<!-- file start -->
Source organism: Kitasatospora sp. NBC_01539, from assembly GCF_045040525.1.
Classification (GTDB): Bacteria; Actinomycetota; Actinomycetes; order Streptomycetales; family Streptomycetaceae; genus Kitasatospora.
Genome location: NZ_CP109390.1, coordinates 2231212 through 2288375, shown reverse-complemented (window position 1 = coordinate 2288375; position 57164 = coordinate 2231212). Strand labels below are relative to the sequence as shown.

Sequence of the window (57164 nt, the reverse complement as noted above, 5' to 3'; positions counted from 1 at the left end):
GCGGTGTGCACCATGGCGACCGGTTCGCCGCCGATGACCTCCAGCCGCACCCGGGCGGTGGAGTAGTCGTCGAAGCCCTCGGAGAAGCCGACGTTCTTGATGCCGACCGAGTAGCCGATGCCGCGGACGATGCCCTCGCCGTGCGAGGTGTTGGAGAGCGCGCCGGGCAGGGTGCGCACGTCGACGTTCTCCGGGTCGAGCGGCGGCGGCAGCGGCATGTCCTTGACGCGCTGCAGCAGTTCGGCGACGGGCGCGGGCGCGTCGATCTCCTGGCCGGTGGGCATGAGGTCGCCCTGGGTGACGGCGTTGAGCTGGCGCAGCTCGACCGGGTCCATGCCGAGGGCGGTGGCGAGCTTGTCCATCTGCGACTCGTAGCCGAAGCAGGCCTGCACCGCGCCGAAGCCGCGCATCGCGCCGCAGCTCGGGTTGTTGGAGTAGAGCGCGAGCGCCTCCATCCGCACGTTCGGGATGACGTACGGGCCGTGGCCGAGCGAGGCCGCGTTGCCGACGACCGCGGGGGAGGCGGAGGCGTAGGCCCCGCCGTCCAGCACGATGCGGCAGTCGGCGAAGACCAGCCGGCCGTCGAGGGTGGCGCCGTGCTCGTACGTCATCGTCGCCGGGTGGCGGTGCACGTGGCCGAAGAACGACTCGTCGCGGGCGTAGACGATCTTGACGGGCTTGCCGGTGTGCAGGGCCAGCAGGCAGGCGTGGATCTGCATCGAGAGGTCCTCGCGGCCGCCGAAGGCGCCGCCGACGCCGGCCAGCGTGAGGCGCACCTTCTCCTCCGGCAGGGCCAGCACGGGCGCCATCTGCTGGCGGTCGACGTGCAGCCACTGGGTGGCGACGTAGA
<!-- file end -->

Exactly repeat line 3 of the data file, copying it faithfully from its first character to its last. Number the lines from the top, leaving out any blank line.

Genome location: NZ_CP109390.1, coordinates 2231212 through 2288375, shown reverse-complemented (window position 1 = coordinate 2288375; position 57164 = coordinate 2231212). Strand labels below are relative to the sequence as shown.